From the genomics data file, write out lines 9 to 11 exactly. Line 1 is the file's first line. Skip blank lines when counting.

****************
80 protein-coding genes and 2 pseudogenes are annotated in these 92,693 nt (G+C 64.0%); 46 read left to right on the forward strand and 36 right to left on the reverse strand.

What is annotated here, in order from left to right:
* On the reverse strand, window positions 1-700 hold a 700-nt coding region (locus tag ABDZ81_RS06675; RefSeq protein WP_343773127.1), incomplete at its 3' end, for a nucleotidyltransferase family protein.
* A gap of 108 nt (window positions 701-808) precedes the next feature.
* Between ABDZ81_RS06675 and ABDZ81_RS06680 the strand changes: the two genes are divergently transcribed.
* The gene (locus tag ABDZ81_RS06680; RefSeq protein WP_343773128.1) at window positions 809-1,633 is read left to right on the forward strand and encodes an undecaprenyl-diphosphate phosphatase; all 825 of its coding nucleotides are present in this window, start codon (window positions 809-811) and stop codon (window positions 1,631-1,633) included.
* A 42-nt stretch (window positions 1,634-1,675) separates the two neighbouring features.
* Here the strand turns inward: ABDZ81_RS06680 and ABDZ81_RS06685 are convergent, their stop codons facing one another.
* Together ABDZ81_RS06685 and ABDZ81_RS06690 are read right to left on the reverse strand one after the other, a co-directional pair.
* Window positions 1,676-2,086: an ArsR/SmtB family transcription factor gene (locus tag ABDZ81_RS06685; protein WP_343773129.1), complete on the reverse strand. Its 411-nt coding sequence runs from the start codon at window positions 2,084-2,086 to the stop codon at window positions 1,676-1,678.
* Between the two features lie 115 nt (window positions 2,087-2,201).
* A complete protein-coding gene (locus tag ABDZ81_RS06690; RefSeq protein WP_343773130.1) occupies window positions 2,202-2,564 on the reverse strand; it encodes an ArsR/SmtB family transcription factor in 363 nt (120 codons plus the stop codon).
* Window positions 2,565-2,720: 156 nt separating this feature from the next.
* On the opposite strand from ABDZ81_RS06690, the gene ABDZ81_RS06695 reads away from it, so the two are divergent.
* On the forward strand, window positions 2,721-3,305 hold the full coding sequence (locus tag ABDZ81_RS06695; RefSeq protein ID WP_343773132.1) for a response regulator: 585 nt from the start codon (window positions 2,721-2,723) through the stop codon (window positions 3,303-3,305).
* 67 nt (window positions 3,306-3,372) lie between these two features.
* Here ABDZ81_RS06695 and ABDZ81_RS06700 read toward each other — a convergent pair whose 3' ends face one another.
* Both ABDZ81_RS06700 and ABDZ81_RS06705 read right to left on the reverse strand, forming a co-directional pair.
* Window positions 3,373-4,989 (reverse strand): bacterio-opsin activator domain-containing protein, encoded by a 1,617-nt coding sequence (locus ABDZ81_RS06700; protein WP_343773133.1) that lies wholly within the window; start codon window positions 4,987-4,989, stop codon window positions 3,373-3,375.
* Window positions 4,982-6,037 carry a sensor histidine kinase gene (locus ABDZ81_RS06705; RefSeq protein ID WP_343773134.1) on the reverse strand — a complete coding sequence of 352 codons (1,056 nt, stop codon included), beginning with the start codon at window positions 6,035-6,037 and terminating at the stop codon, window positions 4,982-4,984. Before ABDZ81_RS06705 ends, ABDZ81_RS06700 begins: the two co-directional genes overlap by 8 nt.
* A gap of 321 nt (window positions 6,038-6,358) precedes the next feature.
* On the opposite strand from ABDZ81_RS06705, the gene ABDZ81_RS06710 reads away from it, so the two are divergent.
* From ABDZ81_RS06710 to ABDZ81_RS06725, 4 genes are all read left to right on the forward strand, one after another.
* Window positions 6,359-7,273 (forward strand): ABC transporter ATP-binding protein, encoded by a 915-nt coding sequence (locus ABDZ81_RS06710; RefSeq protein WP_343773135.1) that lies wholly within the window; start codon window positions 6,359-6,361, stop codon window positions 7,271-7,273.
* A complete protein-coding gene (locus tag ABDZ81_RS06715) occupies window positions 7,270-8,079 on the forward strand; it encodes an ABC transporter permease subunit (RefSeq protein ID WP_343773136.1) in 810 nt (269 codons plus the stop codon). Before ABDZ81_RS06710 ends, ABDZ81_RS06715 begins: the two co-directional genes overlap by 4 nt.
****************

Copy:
* Together ABDZ81_RS06685 and ABDZ81_RS06690 are read right to left on the reverse strand one after the other, a co-directional pair.
* Window positions 1,676-2,086: an ArsR/SmtB family transcription factor gene (locus tag ABDZ81_RS06685; protein WP_343773129.1), complete on the reverse strand. Its 411-nt coding sequence runs from the start codon at window positions 2,084-2,086 to the stop codon at window positions 1,676-1,678.
* Between the two features lie 115 nt (window positions 2,087-2,201).